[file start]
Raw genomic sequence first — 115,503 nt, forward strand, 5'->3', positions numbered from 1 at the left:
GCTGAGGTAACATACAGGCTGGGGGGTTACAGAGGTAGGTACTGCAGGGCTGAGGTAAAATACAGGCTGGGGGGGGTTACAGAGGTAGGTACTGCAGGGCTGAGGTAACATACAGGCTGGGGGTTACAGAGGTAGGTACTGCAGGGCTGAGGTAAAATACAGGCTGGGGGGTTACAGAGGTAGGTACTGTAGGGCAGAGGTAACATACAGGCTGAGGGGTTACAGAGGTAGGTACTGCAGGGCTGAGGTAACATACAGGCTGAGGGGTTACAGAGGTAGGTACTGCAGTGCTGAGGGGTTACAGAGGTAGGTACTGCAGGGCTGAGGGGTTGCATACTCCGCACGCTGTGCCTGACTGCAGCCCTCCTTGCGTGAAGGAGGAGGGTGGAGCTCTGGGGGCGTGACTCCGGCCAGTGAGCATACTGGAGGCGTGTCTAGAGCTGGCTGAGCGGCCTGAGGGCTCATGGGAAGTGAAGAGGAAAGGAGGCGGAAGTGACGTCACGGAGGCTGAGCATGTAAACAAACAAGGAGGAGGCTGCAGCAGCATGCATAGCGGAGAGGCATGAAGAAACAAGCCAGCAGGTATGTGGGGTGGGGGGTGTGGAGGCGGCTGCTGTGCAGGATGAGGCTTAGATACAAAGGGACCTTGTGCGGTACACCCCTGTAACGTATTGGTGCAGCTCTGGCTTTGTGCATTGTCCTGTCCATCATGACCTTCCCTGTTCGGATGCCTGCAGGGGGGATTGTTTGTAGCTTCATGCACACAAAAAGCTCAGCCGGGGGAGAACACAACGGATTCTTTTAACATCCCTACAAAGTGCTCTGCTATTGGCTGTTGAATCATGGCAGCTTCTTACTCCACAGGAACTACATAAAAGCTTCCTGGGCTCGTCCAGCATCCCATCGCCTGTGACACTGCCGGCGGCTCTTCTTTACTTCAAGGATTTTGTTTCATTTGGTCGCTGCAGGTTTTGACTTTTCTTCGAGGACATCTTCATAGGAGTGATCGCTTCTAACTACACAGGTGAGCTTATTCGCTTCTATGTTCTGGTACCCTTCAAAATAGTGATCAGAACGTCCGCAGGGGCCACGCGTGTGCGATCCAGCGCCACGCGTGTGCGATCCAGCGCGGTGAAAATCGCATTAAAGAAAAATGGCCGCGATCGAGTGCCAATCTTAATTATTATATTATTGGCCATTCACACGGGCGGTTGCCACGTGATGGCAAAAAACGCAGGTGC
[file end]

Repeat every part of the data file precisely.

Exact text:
Raw genomic sequence first — 115,503 nt, forward strand, 5'->3', positions numbered from 1 at the left:
GCTGAGGTAACATACAGGCTGGGGGGTTACAGAGGTAGGTACTGCAGGGCTGAGGTAAAATACAGGCTGGGGGGGGTTACAGAGGTAGGTACTGCAGGGCTGAGGTAACATACAGGCTGGGGGTTACAGAGGTAGGTACTGCAGGGCTGAGGTAAAATACAGGCTGGGGGGTTACAGAGGTAGGTACTGTAGGGCAGAGGTAACATACAGGCTGAGGGGTTACAGAGGTAGGTACTGCAGGGCTGAGGTAACATACAGGCTGAGGGGTTACAGAGGTAGGTACTGCAGTGCTGAGGGGTTACAGAGGTAGGTACTGCAGGGCTGAGGGGTTGCATACTCCGCACGCTGTGCCTGACTGCAGCCCTCCTTGCGTGAAGGAGGAGGGTGGAGCTCTGGGGGCGTGACTCCGGCCAGTGAGCATACTGGAGGCGTGTCTAGAGCTGGCTGAGCGGCCTGAGGGCTCATGGGAAGTGAAGAGGAAAGGAGGCGGAAGTGACGTCACGGAGGCTGAGCATGTAAACAAACAAGGAGGAGGCTGCAGCAGCATGCATAGCGGAGAGGCATGAAGAAACAAGCCAGCAGGTATGTGGGGTGGGGGGTGTGGAGGCGGCTGCTGTGCAGGATGAGGCTTAGATACAAAGGGACCTTGTGCGGTACACCCCTGTAACGTATTGGTGCAGCTCTGGCTTTGTGCATTGTCCTGTCCATCATGACCTTCCCTGTTCGGATGCCTGCAGGGGGGATTGTTTGTAGCTTCATGCACACAAAAAGCTCAGCCGGGGGAGAACACAACGGATTCTTTTAACATCCCTACAAAGTGCTCTGCTATTGGCTGTTGAATCATGGCAGCTTCTTACTCCACAGGAACTACATAAAAGCTTCCTGGGCTCGTCCAGCATCCCATCGCCTGTGACACTGCCGGCGGCTCTTCTTTACTTCAAGGATTTTGTTTCATTTGGTCGCTGCAGGTTTTGACTTTTCTTCGAGGACATCTTCATAGGAGTGATCGCTTCTAACTACACAGGTGAGCTTATTCGCTTCTATGTTCTGGTACCCTTCAAAATAGTGATCAGAACGTCCGCAGGGGCCACGCGTGTGCGATCCAGCGCCACGCGTGTGCGATCCAGCGCGGTGAAAATCGCATTAAAGAAAAATGGCCGCGATCGAGTGCCAATCTTAATTATTATATTATTGGCCATTCACACGGGCGGTTGCCACGTGATGGCAAAAAACGCAGGTGC